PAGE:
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Buchanan's Journal of Man, October 1887 Volume 1, Number 9   By: (1814-1899)

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Buchanan's Journal of Man, October 1887 Volume 1, Number 9 by Joseph R. Buchanan is a fascinating collection of scientific articles and philosophical musings that offers a unique glimpse into the intellectual discourse of the late 19th century. In this thought-provoking journal, Buchanan delves deep into various subjects, including psychology, spirituality, and the nature of man, presenting a comprehensive analysis that remains relevant even today.

One of the standout features of Buchanan's work is his ability to combine scientific reasoning with philosophical speculation. He tackles complex topics such as telepathy, hypnotism, and spiritualism, providing a rational account while acknowledging the limitations of the scientific knowledge of his time. Buchanan's willingness to explore unconventional ideas is commendable, pushing the boundaries of traditional thought and encouraging readers to question their preconceived notions.

Another aspect that makes this journal so intriguing is Buchanan's accessible writing style. Despite dealing with intricate subjects, he manages to articulate his ideas in a clear and concise manner, making it easier for readers to follow along. Furthermore, his case studies and real-life examples help illustrate his concepts, allowing readers to connect theory with practice.

Buchanan's exploration of psychology is particularly compelling, revealing his deep understanding of the human mind. His discussions on the different stages of the soul's development and the influence of the mind on bodily functions not only demonstrate his expertise but also his empathy towards the human condition. By delving into the complexities of human nature, Buchanan prompts the readers to engage in introspection and reflect on their own psychological makeup.

Moreover, the journal showcases Buchanan's commitment to promoting scientific and intellectual progress. His numerous contributions to the field of psychometry, the ability to perceive hidden information through contact with objects, highlight his dedication to unraveling the mysteries of the mind and expanding the boundaries of knowledge. Such devotion to scientific enquiry is an inspiration to anyone with an interest in the exploration of the human psyche.

However, it is worth noting that this journal resonates most with those who possess a deep curiosity for the subject matter at hand. For casual readers without a particular interest in philosophical or scientific discourse, some of the concepts explored by Buchanan may be challenging to grasp. Nevertheless, even for those who feel daunted by these discussions, there are still valuable insights to be gained from this collection.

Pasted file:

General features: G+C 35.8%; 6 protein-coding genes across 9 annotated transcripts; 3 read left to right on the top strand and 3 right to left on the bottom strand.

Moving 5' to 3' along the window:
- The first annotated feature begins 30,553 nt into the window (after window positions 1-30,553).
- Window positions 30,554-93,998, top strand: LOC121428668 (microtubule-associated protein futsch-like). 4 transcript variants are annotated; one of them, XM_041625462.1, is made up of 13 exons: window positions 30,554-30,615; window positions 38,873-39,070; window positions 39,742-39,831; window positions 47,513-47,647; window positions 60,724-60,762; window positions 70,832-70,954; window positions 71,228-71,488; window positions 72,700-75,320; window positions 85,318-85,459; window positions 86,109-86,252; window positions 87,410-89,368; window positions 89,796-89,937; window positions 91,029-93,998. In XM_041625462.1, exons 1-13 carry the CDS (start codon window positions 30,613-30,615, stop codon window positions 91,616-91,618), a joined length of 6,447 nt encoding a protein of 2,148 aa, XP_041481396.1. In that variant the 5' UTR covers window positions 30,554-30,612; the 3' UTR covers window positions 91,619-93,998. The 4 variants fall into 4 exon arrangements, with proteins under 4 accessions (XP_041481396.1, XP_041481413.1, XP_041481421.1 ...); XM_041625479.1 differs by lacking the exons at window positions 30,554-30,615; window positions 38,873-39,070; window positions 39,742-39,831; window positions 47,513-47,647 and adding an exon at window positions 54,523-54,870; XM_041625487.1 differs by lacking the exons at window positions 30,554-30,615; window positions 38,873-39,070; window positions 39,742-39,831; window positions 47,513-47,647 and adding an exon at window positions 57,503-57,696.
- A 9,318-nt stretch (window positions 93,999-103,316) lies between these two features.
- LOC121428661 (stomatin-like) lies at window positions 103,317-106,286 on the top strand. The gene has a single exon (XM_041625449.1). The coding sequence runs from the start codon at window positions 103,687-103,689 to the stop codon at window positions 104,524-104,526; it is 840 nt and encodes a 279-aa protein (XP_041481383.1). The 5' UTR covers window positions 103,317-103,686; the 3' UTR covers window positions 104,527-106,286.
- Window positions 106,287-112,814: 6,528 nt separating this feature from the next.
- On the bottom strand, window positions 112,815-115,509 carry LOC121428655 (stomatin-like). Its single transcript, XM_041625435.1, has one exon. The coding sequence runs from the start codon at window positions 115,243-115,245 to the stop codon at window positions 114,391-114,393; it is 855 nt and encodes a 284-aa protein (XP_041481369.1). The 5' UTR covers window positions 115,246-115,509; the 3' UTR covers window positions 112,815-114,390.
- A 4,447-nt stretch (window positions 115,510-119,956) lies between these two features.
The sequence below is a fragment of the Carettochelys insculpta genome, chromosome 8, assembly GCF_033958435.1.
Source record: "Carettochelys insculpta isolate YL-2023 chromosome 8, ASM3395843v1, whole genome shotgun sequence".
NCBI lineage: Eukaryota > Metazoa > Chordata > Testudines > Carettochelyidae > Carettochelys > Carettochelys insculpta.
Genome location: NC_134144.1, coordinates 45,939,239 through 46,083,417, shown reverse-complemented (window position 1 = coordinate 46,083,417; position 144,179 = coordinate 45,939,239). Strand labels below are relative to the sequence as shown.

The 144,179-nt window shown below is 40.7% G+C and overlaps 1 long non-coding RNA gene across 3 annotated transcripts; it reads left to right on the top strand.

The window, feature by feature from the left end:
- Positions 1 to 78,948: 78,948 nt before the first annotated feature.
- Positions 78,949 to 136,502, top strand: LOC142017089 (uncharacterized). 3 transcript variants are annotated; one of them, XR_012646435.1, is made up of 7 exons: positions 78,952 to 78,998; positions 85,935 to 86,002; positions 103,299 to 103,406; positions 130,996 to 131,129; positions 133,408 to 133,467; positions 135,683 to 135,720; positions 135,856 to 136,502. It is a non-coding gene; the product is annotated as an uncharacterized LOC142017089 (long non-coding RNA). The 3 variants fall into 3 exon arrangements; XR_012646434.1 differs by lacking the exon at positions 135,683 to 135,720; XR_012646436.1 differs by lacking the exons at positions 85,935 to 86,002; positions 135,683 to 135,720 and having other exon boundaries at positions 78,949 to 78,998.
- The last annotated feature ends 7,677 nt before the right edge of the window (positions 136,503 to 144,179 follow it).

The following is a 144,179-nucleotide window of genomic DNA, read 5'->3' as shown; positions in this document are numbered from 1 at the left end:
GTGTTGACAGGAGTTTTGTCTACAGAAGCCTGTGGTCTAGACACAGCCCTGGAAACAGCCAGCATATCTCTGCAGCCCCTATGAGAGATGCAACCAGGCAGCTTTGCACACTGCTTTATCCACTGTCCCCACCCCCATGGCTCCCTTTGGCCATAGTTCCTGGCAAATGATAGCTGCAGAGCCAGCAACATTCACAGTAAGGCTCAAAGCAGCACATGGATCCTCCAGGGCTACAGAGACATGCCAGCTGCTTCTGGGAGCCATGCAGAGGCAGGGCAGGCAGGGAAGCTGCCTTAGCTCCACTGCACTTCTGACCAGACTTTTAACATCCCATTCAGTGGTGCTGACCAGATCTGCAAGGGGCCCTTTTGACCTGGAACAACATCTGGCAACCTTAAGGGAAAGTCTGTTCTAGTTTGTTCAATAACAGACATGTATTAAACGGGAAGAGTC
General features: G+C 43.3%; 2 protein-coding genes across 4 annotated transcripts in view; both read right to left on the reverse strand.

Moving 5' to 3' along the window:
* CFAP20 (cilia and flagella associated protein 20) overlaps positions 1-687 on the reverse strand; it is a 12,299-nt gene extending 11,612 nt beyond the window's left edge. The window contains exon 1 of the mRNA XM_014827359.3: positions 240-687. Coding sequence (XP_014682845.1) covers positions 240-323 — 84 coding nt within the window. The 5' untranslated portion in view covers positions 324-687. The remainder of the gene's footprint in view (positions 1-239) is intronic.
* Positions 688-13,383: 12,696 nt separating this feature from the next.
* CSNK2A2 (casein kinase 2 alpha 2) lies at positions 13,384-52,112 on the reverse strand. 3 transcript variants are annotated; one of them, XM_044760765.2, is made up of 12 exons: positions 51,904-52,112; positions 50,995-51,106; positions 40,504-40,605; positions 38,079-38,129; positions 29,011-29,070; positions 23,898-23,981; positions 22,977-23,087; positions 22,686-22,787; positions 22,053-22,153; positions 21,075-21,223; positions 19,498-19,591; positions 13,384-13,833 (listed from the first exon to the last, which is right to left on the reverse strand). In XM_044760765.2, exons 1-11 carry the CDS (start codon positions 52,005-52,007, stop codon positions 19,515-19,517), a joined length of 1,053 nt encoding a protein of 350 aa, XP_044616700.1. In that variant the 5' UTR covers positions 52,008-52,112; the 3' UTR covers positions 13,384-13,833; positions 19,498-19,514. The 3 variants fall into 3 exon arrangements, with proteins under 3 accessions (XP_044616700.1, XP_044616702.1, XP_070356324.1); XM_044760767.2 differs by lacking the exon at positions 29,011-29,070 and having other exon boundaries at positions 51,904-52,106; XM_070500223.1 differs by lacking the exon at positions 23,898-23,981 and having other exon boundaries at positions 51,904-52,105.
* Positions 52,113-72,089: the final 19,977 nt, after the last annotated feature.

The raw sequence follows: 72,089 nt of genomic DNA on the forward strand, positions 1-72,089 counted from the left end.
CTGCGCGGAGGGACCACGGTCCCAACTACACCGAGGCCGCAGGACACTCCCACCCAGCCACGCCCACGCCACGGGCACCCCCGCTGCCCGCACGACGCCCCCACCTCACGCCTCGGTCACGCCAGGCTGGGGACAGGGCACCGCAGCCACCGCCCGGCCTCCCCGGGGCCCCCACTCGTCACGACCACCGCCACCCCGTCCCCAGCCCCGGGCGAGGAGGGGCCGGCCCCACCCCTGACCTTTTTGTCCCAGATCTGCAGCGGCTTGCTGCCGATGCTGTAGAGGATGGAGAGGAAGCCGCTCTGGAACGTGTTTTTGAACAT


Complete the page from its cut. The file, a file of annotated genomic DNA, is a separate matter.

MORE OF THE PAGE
Overall, Buchanan's Journal of Man, October 1887 Volume 1, Number 9 is an intellectually stimulating work that combines scientific analysis, philosophical inquiries, and spiritual observations. Written with clarity and depth, Joseph R. Buchanan invites readers to embark on a journey of self-reflection, challenging conventional wisdom and encouraging the pursuit of knowledge. While undoubtedly more suited for those inclined towards the subject matter, the journal serves as a reminder of the timeless quest for understanding the intricacies of human existence.

First Page:


VOL. I. OCTOBER, 1887. NO. 9.


The Oriental View of Anthropology MISCELLANEOUS INTELLIGENCE Religion and Science; Good Psychology; The Far away Battle; How not to do it; Robbery of Public Lands; Land Reform in England; Life in Europe; Education in France; Canada and the Union; Woman in the Moon; Emancipation from Petticoats; Women's Rights on the Streets; A Woman's Triumph in Paris; A Woman's Bible; Work for Women; Mrs. Stanton on the Jubilee; Electricity; Progress of the Telegraph; The Mystery of the Ages; Progress of the Marvellous; A Grand Aerolite; The Boy Pianist; Centenarians; Educated Monkeys; Causes of Idiocy; A Powerful Temperance Argument; Slow Progress; Community Doctors; The Selfish System of Society; Educated Beetles; Rustless Iron; Weighing the Earth; Head and Heart; The Rectification of Cerebral Science Chapter IX. Rectification of Cerebral Science, Correcting the Organology of Gall and Spurzheim


In the following essay, DR. F. HARTMANN, an enlightened author of the Theosophical and Occult school, presents the mystic or Oriental view of man, in an interesting manner, deducing therefrom a philosophy of the healing art... Continue reading book >>

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